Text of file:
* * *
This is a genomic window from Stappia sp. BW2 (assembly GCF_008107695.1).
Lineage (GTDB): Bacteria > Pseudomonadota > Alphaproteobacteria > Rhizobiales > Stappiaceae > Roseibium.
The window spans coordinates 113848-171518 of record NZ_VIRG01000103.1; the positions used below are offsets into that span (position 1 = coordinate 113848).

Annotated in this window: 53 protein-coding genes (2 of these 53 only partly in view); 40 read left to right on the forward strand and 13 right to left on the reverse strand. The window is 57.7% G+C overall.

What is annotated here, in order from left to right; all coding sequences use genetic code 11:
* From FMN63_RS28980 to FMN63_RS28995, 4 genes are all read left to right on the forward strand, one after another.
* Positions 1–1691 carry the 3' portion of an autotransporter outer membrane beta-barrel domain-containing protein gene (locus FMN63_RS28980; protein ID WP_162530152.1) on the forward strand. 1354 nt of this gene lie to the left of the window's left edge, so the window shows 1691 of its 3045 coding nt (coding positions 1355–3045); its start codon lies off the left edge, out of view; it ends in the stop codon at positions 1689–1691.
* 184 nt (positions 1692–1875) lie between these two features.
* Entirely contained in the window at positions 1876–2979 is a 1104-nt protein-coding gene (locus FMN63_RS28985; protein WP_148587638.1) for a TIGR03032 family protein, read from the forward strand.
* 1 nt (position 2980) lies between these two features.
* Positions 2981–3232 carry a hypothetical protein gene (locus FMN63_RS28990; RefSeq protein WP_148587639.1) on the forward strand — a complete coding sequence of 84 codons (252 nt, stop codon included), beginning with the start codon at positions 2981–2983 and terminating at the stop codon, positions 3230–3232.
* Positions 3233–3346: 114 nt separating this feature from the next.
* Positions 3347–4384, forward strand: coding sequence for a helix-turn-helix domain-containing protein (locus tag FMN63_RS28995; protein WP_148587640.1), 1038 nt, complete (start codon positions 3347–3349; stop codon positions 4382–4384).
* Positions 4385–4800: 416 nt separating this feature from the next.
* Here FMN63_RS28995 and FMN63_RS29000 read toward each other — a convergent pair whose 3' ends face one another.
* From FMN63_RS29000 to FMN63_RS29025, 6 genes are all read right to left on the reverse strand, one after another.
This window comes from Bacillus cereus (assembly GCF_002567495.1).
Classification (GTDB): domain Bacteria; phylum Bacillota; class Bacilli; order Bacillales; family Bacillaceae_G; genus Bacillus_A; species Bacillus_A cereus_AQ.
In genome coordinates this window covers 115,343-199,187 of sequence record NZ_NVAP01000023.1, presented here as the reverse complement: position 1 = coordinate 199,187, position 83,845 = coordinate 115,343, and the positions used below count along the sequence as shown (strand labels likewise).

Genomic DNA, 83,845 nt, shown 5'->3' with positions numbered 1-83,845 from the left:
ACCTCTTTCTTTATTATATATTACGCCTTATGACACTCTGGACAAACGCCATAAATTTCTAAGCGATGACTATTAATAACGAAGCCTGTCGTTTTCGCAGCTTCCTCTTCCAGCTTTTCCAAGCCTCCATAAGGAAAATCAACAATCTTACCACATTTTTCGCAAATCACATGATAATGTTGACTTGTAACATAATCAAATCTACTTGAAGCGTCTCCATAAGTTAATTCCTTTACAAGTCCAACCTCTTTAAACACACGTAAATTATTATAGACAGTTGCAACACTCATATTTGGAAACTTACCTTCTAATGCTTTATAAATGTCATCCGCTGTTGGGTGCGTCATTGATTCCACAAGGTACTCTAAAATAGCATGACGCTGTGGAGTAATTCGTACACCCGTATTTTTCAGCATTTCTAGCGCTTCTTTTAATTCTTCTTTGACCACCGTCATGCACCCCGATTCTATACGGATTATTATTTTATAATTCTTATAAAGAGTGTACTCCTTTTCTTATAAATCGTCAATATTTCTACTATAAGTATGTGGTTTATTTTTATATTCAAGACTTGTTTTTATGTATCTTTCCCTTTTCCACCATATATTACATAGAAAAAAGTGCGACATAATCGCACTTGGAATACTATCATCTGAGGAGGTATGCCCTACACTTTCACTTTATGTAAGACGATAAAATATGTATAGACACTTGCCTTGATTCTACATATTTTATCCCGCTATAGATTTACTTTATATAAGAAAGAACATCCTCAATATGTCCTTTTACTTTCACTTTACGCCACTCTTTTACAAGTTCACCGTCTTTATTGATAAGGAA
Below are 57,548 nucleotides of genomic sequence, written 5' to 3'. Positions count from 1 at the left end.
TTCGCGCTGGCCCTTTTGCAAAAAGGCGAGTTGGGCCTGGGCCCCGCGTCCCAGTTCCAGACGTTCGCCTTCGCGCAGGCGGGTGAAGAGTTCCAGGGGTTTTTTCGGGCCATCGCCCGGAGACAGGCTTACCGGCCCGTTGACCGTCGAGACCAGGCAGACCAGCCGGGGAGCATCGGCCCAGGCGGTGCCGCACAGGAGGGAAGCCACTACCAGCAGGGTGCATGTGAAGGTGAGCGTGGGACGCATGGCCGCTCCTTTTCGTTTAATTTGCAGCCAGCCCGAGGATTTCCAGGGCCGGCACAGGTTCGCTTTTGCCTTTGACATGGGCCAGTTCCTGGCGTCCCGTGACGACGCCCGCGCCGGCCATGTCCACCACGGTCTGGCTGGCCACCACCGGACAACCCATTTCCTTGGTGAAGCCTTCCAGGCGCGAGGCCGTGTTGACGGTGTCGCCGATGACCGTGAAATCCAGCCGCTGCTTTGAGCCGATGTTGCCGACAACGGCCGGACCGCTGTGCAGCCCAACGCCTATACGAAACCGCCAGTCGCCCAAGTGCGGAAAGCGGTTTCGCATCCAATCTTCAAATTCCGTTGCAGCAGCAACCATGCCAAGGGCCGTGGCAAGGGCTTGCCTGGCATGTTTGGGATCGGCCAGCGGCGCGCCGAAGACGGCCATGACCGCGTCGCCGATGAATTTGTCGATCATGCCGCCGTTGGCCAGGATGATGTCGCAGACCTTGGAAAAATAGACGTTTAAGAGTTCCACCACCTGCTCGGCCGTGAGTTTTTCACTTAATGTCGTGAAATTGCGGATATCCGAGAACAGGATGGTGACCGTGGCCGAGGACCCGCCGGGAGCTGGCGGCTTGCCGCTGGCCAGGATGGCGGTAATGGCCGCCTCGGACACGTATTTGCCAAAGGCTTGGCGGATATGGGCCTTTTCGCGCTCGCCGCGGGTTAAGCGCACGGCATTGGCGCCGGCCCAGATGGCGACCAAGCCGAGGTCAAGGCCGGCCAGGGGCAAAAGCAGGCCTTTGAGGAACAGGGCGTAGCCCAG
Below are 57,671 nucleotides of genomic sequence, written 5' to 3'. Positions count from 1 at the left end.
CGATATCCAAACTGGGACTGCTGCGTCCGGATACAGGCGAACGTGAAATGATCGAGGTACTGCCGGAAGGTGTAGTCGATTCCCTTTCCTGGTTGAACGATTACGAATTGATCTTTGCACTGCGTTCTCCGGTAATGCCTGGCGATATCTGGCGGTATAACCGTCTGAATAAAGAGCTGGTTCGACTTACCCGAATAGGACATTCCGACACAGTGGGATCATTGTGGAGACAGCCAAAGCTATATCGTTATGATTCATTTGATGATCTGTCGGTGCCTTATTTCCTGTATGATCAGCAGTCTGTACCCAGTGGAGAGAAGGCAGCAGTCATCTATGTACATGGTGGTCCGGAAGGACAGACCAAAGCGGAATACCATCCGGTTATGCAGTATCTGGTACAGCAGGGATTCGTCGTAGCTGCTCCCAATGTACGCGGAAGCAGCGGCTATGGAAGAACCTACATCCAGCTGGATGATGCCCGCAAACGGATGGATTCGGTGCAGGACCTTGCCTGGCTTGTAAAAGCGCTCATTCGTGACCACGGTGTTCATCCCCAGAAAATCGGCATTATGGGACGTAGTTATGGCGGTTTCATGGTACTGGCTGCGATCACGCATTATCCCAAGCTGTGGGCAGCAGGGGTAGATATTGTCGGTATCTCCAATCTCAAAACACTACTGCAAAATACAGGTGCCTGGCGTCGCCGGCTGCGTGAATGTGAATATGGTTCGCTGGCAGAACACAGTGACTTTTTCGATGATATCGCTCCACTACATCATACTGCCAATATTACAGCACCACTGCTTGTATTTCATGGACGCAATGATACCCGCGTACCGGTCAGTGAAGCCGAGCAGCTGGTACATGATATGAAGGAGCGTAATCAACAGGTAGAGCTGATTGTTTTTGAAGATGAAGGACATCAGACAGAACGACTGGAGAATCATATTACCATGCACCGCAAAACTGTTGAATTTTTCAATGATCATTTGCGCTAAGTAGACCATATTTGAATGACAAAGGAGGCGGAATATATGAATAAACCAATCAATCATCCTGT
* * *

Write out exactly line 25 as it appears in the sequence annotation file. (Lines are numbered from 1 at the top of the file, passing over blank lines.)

CGATATCCAAACTGGGACTGCTGCGTCCGGATACAGGCGAACGTGAAATGATCGAGGTACTGCCGGAAGGTGTAGTCGATTCCCTTTCCTGGTTGAACGATTACGAATTGATCTTTGCACTGCGTTCTCCGGTAATGCCTGGCGATATCTGGCGGTATAACCGTCTGAATAAAGAGCTGGTTCGACTTACCCGAATAGGACATTCCGACACAGTGGGATCATTGTGGAGACAGCCAAAGCTATATCGTTATGATTCATTTGATGATCTGTCGGTGCCTTATTTCCTGTATGATCAGCAGTCTGTACCCAGTGGAGAGAAGGCAGCAGTCATCTATGTACATGGTGGTCCGGAAGGACAGACCAAAGCGGAATACCATCCGGTTATGCAGTATCTGGTACAGCAGGGATTCGTCGTAGCTGCTCCCAATGTACGCGGAAGCAGCGGCTATGGAAGAACCTACATCCAGCTGGATGATGCCCGCAAACGGATGGATTCGGTGCAGGACCTTGCCTGGCTTGTAAAAGCGCTCATTCGTGACCACGGTGTTCATCCCCAGAAAATCGGCATTATGGGACGTAGTTATGGCGGTTTCATGGTACTGGCTGCGATCACGCATTATCCCAAGCTGTGGGCAGCAGGGGTAGATATTGTCGGTATCTCCAATCTCAAAACACTACTGCAAAATACAGGTGCCTGGCGTCGCCGGCTGCGTGAATGTGAATATGGTTCGCTGGCAGAACACAGTGACTTTTTCGATGATATCGCTCCACTACATCATACTGCCAATATTACAGCACCACTGCTTGTATTTCATGGACGCAATGATACCCGCGTACCGGTCAGTGAAGCCGAGCAGCTGGTACATGATATGAAGGAGCGTAATCAACAGGTAGAGCTGATTGTTTTTGAAGATGAAGGACATCAGACAGAACGACTGGAGAATCATATTACCATGCACCGCAAAACTGTTGAATTTTTCAATGATCATTTGCGCTAAGTAGACCATATTTGAATGACAAAGGAGGCGGAATATATGAATAAACCAATCAATCATCCTGT